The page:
Strangely enough, Anwar never mentions the dealings he has with Khairy in his public addresses. Yet, in private, Anwar admires Khairy almost to the point of envy. Regardless of whatever faults Khairy may have, in Anwar’s eyes, he is the key to him returning to power. Khairy is also Anwar’s key to retribution for Mahathir Mohamad. Ludicrous though it may sound, the very closest of Anwar’s circle has been instructed not only to treat Khairy with respect and to try to establish a relationship with him, but also to begin cozying up to Khairy’s trusted advisors such as Omar Ong and Ahmad Zaki Zahid.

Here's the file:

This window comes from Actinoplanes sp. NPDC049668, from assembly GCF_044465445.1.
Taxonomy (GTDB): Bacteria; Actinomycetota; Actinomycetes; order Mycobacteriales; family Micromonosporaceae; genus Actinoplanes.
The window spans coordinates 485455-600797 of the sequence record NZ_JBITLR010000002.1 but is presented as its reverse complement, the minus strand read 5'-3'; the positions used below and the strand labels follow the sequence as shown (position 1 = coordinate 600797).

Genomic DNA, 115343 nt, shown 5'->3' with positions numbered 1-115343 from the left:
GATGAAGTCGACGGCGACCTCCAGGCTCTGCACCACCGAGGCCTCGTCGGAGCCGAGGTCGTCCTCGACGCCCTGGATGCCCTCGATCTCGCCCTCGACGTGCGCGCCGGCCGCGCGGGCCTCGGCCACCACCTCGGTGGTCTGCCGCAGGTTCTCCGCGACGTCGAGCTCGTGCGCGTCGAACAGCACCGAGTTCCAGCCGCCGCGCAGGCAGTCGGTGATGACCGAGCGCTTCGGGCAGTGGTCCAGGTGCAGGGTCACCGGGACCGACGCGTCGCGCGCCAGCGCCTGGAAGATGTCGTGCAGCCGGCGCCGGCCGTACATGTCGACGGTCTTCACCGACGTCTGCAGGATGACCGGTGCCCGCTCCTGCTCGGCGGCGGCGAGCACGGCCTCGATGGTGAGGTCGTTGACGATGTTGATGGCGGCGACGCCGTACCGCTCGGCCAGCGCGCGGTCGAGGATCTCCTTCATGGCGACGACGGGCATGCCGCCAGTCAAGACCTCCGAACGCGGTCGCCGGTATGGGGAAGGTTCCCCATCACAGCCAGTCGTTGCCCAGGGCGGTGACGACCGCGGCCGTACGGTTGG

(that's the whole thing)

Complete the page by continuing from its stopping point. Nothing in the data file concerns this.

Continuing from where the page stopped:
But the tide of politics is a strange phenomenon. Its ebb and flow cannot be determined with exact accuracy. In the next few weeks, the game will be played out to its climax. Moves are being made on Khairy’s side as well as that of all the other dramatis personae to an endgame that will change the face of Malaysian politics. Khairy is about to face the biggest test of his short but meteoric career…


The Truth About Khairy Jamaluddin continues…in Part 15 – The game of high stakes


Thursday, October 12, 2006 - Posted by | Commentary

1 Comment »

  1. […] The Truth About Khairy Jamaluddin continues here: […]

    Pingback by The Truth About Khairy Jamaluddin - 15 « Malaysia Uncut | Thursday, October 12, 2006 | Reply